Airborne Ranger, SSG John Doles, American Hero, Afghanistan 2005
In March, 2005, the storied 173rd deployed to Regional Command-South, comprising Zabul, Kandahar, Helmand, and Nimruz Provinces in Southern Afghanistan. John, squad leader in Bravo Company, 1st Battalion, 508th Infantry, conducted operations in Eastern Afghanistan. It wasn't hard to fathom John being the respected squad-leader of his team, as this small-town Army Ranger played hard and trained hard. He was a man of character you could count on whether you were in a fight or a football game. "John knew his stuff, said Sgt. Brian Waterman, Doles' friend and platoon sergeant when they served at Folk Polk, La. "Stuff" is Soldier-tongue for squared-away, serious, a guy you'd want to be in a hell-hole with, and that's exactly where our country and family-loving combatant was that fateful day in September 2005. On a warm Friday evening in the shaw-wali Kot district near Kandahar, John's squad was ambushed by terrorists firing rocket-propelled grenades and automatic weapons. The ambush didn't result in any American casualties, so the miscreant-weasels cowardly retreated and fled up a hill. John, pissed-off and never one to scamper from fear or danger, looked at his team and some British forces that were patrolling with him that night, and their instant reaction was to chase and kill. According to my other neighbor who was in the area of operations, "John easily could have regrouped with his Soldiers and planned a precise response to the ambush, but that wouldn't be John, now would it?" John immediately bounded up the hill after the vermin, leading his soldiers on a spontaneous hunt and destroy mission. Halfway up the hill and again leading from the front, John was hit by one large-caliber round fired by a sniper 100 yards away.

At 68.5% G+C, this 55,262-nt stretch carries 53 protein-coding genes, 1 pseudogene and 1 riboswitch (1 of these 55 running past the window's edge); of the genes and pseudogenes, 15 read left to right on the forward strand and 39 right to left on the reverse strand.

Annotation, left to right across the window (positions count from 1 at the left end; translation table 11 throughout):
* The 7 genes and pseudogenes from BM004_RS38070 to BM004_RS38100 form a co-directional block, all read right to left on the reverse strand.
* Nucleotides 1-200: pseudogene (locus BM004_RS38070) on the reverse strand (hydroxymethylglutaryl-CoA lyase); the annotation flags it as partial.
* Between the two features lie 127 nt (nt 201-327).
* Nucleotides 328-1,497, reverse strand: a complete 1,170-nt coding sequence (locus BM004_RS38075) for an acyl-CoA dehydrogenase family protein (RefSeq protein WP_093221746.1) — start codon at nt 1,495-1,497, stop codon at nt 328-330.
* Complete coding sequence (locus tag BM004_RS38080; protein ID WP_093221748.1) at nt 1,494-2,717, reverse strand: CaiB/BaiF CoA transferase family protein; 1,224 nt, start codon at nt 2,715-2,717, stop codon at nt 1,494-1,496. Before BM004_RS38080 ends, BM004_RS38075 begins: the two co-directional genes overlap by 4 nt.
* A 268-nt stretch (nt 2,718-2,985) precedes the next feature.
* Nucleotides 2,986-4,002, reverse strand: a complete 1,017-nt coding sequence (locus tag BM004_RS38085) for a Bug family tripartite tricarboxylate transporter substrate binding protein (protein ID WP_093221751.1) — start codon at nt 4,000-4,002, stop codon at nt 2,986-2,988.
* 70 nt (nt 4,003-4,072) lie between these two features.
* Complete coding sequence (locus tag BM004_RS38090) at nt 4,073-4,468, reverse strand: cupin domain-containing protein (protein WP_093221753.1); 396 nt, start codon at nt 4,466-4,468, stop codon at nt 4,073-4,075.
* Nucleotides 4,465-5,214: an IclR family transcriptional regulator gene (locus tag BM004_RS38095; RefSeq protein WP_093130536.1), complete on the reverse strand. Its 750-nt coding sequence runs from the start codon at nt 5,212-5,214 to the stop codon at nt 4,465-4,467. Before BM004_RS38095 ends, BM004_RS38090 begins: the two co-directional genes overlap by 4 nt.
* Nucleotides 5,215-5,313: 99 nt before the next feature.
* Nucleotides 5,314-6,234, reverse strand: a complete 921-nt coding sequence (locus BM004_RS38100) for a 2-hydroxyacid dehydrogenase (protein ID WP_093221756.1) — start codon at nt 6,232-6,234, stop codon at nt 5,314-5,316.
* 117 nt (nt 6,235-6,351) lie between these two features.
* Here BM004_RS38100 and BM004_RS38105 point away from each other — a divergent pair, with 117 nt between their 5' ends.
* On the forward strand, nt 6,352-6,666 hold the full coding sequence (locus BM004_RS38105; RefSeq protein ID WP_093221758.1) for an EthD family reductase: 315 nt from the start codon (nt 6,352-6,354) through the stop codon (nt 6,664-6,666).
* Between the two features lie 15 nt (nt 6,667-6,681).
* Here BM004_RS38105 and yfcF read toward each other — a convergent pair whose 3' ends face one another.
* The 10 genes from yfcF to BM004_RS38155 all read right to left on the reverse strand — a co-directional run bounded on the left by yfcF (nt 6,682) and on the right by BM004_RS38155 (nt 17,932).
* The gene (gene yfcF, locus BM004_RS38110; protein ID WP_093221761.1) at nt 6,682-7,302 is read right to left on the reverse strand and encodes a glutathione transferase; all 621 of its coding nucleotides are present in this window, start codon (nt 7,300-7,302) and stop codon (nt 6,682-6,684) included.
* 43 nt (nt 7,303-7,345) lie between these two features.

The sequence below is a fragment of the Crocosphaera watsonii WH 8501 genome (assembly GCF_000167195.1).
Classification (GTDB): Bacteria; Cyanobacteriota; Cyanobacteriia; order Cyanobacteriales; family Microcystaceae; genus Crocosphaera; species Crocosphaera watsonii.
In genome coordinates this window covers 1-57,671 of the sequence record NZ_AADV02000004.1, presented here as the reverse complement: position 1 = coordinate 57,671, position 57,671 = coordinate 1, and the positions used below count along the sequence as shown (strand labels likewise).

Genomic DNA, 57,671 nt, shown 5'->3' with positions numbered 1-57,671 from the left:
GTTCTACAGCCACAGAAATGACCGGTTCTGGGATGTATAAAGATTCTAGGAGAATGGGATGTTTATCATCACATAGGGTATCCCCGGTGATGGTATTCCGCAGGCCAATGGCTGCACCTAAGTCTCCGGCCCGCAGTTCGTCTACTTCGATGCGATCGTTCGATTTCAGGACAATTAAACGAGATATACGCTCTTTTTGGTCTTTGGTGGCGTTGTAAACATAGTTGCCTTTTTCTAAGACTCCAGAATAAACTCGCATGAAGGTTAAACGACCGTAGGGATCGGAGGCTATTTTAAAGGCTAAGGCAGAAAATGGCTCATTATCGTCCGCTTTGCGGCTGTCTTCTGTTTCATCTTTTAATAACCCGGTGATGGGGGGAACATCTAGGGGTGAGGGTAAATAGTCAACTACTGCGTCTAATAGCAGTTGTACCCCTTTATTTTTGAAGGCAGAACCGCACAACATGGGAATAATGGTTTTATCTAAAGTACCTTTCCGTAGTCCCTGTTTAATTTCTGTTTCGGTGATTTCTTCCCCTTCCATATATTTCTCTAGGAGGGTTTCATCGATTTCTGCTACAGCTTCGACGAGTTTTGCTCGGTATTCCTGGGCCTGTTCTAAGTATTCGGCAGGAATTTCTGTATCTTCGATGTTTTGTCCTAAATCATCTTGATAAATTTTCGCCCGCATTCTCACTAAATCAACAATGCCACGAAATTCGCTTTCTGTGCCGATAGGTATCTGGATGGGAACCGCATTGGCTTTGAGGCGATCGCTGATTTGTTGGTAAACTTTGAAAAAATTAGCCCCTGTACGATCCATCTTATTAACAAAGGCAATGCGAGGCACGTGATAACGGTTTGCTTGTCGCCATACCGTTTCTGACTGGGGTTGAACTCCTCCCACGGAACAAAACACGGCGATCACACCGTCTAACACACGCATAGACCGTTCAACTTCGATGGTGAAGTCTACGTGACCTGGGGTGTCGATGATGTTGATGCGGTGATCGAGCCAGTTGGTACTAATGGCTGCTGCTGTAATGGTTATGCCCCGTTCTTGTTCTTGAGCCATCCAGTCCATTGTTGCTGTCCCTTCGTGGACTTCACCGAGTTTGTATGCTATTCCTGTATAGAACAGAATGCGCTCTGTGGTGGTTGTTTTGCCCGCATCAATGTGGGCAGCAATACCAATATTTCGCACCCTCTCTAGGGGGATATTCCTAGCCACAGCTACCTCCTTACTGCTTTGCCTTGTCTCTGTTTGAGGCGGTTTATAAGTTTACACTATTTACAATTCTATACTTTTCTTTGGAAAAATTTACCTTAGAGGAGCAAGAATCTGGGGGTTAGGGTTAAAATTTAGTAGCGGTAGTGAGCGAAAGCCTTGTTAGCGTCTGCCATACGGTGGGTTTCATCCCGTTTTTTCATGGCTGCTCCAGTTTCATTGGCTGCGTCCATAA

And just like that ... our father, husband, Patriot, friend, leader, Ranger, and precious American son ... was gone.
American cemeteries are filled with people like Johnny Doles - warriors that loved their country, that represent generations of family-members that have served (John's father served in Vietnam, and his grandfather and siblings served in the military), and are your best friend until you cross them. They die too young doing what they love to do, serving the greatest country God ever created.
Rarely a day passes that my wife and I don't think of Johnny and Heather. His name emblazoned on my wristband is a necessary reminder not only of a friend lost, of a heartbroken wife and children, but of thousands of under-appreciated American heroes that never miscalculated the value of honor, service, and freedom. Thank you, John, for being our friend and giving all for America. You're our hero, see ya soon.
In May 2010, John's Silver Star award for gallantry in action against an enemy of the U.S. was downgraded to a Bronze Star with 'V' device for Valor. That is a disgrace.
More pictures on this story at http://billyfreedomvet.blogspot.com